Monday, January 29, 2018

BATTLE's variety of covers

Last year I showed a selection of dynamic Battle Picture Weekly covers (see here) and, as there were so many great covers over the years, I thought I'd quickly scan a few more to show you today. These are selected from the years 1978 to 1980, by which time the comic's title had become Battle Action due to Action merging into it. Unlike most mergers, where the subsumed comic quickly sees its logo diminished, Battle made the Action title a fixture for a few years and actually incorporated it into a new masthead design as the name suited the comic so well. 

Battle Action had some great covers full of tension and explosive drive. The one above is by Joe Colquhoun.

Carlos Ezquerra was a natural artist to depict gritty war scenes, as this cover demonstrates...

Issue 200 of Battle Action is significant in that it featured the first episode of Charley's War by Pat Mills and Joe Colquhoun. However, the cover of the issue was by Mike Western (with a vignette of Glory Rider by Geoff Campion.)

Battle Action experimented with its cover design more than any other IPC comic of the 1970s. I'm not sure this one using previews of interior strips worked, but it was an interesting attempt!

The best comic covers were the ones where text and illustration worked together for dynamic effect, as with this superb one drawn by John Cooper...

A good cover also grabs attention, such as this one by Cam Kennedy...

Prior to Battle Action, most comics kept the masthead in the same place every week, but this comic shook things up a bit. A logo in the centre of a cover? Certainly eye-catching, and that's what it's all about...

Another terrific cover by Joe Colquhoun...

Mike Western was one of IPC's top artists, having illustrated covers for Valiant for most of its 14 year run. A versatile artist who could turn his hand to a slightly lighter style (eg: Buster's Leopard from Lime Street) or to darker, more dramatic material suited to Battle Action...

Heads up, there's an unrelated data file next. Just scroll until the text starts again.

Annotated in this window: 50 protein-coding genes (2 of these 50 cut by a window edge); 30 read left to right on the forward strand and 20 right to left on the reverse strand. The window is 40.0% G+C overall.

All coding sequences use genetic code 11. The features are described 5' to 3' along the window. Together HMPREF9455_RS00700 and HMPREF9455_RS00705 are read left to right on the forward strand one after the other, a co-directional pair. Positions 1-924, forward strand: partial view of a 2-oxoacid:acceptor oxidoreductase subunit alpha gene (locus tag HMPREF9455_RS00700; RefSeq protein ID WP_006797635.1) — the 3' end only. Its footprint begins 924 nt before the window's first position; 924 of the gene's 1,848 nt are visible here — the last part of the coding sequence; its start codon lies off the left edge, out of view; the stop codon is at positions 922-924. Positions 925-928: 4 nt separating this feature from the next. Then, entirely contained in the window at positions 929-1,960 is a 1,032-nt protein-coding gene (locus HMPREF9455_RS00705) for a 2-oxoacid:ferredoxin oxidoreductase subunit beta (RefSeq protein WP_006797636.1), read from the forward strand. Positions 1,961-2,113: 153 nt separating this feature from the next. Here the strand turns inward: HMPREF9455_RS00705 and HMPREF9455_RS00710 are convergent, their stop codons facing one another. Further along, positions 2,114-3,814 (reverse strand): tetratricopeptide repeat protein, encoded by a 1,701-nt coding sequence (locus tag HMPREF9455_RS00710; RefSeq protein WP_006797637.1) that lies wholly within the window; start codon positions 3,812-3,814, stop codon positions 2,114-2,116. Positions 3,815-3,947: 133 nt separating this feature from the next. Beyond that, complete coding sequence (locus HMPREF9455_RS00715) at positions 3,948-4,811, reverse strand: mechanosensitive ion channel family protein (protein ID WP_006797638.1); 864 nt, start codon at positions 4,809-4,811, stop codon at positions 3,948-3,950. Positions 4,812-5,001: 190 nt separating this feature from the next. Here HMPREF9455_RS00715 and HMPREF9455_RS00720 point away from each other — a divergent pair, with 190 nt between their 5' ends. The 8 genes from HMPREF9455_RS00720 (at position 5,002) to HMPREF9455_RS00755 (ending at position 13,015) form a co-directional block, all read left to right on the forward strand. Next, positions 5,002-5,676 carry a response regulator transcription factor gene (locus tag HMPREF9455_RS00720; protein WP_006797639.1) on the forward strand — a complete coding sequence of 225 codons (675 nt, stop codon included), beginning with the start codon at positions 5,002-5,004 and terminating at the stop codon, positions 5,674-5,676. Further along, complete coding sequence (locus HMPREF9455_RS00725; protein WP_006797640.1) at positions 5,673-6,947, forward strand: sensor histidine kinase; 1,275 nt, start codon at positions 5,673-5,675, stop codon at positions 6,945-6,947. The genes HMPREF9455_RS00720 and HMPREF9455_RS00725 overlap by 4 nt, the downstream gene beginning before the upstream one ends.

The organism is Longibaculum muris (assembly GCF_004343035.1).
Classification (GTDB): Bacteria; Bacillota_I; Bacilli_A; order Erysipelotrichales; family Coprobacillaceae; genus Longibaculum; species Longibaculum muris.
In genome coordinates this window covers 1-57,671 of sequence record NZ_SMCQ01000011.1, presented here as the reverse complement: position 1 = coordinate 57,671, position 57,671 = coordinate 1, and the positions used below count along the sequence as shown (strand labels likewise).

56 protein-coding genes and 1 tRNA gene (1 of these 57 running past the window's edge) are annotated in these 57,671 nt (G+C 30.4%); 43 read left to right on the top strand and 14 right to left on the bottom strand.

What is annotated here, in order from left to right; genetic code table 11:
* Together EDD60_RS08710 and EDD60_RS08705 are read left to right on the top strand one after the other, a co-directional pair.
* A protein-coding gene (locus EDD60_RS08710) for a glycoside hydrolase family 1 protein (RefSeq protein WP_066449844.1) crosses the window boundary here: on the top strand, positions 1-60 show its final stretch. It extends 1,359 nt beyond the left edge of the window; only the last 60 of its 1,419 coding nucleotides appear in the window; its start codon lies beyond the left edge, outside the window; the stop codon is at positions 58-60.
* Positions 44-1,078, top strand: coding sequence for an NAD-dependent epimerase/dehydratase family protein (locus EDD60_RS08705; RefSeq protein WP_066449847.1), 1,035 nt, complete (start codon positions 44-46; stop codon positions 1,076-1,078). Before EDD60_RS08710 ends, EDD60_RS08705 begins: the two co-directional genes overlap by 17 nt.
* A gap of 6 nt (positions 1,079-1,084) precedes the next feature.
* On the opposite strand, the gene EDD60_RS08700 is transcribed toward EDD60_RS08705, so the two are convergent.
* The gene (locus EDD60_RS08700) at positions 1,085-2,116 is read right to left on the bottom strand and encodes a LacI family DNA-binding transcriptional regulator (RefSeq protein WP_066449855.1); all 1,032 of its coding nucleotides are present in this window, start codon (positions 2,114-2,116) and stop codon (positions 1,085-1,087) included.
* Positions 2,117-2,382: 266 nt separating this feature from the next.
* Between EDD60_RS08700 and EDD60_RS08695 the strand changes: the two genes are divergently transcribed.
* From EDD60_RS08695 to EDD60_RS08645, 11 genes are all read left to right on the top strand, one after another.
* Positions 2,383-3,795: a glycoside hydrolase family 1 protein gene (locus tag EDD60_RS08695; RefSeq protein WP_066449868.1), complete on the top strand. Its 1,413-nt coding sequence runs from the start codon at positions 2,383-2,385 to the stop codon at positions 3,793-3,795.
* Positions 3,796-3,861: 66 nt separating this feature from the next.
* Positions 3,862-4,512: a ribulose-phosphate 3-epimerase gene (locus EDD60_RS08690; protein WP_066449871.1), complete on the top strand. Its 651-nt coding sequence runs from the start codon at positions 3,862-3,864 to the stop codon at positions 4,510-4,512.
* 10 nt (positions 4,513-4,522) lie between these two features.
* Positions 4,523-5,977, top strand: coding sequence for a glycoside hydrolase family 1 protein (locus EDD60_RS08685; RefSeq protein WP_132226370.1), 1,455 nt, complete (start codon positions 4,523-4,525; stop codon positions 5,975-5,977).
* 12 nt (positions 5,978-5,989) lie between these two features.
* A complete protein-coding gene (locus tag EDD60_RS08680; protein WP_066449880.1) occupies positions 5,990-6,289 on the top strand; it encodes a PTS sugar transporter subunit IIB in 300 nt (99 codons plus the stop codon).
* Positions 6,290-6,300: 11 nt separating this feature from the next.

With all the fuss made about how violent Action was in 1976, people tend to forget that Battle was equally as grim at times. No publisher today would approve a cover for a kids' comic showing a knife at a throat, even if the subject was a Nazi. Art by Carlos Ezquerra...

Another dramatic Mike Western scene, showing that even a dog could look deadly on the cover of this comic!

In 1980, Battle Action had a revamp, swiftly diminishing the Action part of the logo and bringing back the original Battle masthead. Its major change though was that strips now started on the cover (Charley's War and Johnny Red alternating week by week). Although this meant the comic suddenly looked very old school in its design, I must admit it was this issue that caught my eye and started me buying the comic. That said, I was 21, older than its target audience, so I've no idea what kids thought of this rather old fashioned looking cover revamp. I suspect many were not impressed, because this was the start of many changes for Battle that would eventually lead to its demise.

That said, how could anyone resist such a great illustration by joe Colquhoun?


Battle Action and the cover images in this post are Copyright ©Rebellion Publishing Ltd. 



13 comments:

PhilEdBoyce said...

Superb work here throughout. I always liked comics which changed their logo's look every week, not that many did. The short-lived Havoc (co-edited by John Freeman) changed its colour scheme to match the image on the cover every week and I always liked when Oink! would colour their usually pink logo a different colour. Maybe that's one of the reasons I really liked the last 9 fortnightlies (when it went newsprint) as the logo changed shape, size and position every issue, it added to the randomness. These Battle Action covers would definitely have caught my eye if I'd been about and reading comics at the time I have to say!

SID said...